Re:Newton (3, Informative)

nuggz (69912) | more than 8 years ago | (#15690255)

Most people are capable of catching a ball. I'd hazard to say that the laws, or some mathematical approximation, are hard-wired into the human nervous system.

It seems to be software actually.
http://science.nasa.gov/headlines/y2002/18mar_play ingcatch.htm [nasa.gov]

I'd argue that 30+ years of training makes it quite difficult to adjust, but I'm not NASA.

Re:Newton (1)

Drakai (828042) | more than 8 years ago | (#15699388)

That is a neat article. My first thought was that they should enable that experiment to see if the subconscious is able to make predictions beyond Newtons laws. Objectively, I doubt the human senses are sensitive enough to go beyond the need for Newtons laws. But the idea of a learned response to the environment was followed by the idea of closely studying that response in various experiments to see what is implied about that environment. In theory, anyway, it makes me wonder if we could learn more about gravity by these studies as well as learning more about the human condition.

And the baby experiment was just mean :( .. :P

Re:Newton (1)

tsa (15680) | more than 8 years ago | (#15690646)

However, most people can't render a decent image of a lit box.

If they just wait a while they can make an image of a small heap of charcoal. Most people can manage that.

Re:Newton (1)

ObjetDart (700355) | more than 8 years ago | (#15690731)

Most people are capable of catching a ball. I'd hazard to say that the laws, or some mathematical approximation, are hard-wired into the human nervous system.


I'd hazard to say that the laws, or some mathematical approximation, are learned by the incredibly adaptable and flexible human nervous system, over the first few years of life which are usually spent picking up objects, dropping them and also throwing them at your siblings.

Re:Newton (1)

MarkCollette (459340) | more than 8 years ago | (#15692299)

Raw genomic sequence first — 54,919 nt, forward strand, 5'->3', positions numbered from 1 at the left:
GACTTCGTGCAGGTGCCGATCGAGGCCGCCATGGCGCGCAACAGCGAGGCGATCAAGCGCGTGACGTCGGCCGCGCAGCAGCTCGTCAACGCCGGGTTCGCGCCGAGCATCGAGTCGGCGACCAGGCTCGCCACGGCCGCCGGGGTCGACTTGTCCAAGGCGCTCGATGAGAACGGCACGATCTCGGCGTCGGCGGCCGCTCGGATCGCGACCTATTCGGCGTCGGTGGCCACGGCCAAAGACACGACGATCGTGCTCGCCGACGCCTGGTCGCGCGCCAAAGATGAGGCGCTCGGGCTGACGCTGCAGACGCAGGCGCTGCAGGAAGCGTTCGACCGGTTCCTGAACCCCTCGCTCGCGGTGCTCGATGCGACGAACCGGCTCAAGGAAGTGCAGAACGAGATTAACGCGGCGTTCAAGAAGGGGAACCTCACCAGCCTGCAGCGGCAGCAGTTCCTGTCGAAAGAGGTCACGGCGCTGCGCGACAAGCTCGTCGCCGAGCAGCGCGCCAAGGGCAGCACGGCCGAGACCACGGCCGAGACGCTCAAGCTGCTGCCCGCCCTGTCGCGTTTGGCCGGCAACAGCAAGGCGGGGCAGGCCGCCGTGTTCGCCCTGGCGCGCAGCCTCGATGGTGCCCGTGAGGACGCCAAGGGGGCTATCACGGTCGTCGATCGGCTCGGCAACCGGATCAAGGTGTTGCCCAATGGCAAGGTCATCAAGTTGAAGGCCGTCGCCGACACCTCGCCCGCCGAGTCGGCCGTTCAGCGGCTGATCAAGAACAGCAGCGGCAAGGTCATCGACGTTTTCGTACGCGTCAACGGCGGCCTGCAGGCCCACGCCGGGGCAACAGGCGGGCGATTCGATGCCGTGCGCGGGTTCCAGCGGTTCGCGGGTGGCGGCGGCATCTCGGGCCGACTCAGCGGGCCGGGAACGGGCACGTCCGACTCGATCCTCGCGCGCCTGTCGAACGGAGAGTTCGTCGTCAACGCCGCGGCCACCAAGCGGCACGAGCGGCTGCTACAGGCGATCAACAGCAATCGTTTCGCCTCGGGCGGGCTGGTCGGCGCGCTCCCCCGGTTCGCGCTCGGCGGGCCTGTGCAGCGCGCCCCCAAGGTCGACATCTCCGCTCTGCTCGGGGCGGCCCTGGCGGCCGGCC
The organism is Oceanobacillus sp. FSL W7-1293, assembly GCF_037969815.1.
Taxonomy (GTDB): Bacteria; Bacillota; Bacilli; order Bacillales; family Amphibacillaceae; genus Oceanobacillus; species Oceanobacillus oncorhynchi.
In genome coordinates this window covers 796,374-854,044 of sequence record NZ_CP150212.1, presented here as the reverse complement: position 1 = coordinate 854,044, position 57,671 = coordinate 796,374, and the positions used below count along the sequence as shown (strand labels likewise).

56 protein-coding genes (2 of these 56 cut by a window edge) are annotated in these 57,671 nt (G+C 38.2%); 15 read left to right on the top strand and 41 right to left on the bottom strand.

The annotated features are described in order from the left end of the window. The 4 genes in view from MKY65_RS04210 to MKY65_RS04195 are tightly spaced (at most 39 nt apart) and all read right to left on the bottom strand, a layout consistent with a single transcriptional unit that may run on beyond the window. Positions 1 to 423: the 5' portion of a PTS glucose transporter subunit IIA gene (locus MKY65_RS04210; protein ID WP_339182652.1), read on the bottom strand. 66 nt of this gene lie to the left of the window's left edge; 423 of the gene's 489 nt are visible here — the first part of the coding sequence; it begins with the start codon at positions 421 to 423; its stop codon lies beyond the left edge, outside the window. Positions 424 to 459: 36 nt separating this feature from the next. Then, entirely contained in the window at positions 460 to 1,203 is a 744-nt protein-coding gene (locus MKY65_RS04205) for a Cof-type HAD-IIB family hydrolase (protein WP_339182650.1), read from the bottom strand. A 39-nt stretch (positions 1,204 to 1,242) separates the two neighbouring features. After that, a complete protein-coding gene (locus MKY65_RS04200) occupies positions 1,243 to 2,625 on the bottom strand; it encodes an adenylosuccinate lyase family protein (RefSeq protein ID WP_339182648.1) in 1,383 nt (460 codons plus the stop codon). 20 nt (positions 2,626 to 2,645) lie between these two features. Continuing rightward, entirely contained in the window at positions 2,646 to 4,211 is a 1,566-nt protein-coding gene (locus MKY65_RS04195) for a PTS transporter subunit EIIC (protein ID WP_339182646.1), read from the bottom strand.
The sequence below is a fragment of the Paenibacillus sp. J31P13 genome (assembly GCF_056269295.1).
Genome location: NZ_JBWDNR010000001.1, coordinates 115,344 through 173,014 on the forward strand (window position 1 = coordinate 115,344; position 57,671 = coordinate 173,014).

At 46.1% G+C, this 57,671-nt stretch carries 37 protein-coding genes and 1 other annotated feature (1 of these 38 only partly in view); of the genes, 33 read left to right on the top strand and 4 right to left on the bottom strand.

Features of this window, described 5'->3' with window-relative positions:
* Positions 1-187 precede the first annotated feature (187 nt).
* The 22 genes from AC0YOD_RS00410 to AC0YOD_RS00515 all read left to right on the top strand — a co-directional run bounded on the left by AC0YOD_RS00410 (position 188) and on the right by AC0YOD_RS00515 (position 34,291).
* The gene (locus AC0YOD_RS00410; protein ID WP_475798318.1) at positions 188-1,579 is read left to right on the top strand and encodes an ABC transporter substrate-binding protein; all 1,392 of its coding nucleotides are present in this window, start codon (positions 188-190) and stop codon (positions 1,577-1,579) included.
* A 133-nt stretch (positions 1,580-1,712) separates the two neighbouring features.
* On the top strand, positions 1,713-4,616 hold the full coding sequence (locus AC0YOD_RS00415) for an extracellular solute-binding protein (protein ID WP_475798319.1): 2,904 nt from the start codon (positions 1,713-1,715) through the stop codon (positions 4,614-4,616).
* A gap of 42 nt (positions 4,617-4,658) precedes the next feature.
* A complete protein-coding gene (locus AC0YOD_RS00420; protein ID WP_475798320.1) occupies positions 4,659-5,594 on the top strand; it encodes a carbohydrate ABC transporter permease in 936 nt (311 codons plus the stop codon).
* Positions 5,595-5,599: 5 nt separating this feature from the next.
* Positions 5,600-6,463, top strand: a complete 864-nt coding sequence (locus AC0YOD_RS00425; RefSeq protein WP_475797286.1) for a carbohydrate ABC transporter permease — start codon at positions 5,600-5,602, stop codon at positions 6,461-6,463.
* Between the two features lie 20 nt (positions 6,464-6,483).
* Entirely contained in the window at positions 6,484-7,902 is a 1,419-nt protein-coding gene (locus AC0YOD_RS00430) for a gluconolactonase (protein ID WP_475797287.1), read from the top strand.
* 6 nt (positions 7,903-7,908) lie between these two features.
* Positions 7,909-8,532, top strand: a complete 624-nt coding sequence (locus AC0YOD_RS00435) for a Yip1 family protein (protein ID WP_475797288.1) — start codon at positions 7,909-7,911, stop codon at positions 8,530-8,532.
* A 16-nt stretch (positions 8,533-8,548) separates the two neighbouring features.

That's how I got out of gym class in elementary school.

Let's have a look at the history behind this... (4, Interesting)

Aphrika (756248) | more than 8 years ago | (#15690228)

Turbulence is derived from the Latin turbinis which means vortex. The same name also gave way to turbine - a phrase first used by Claude Burdin to describe the aforementioned device in 1828.

Van Gogh lived from 1853 until 1890, so man-made turbines existed during his lifetime, as well as the more natural effects he will have seen that others have mentioned.

Ergo, the entire point of the article is moot, he painted what he saw and understood, that - believe it or not - is what artists do. Why people have to waste their time trying to comprehend why Van Gogh painted turbulence is beyond me...

Re:Let's have a look at the history behind this... (1)

rramdin (857005) | more than 8 years ago | (#15690314)

The point isn't moot. Van Gogh didn't use various examples of turbulence as the direct influence for his art. It isn't as if he set up by a turbine and painted what he saw. He was in a studio painting what he wanted. There's no doubt that he had come into contact with a turbine, but it is remarkable that he was able to replicate it's advanced mathematical properties, more or less from memory without being conscious of them.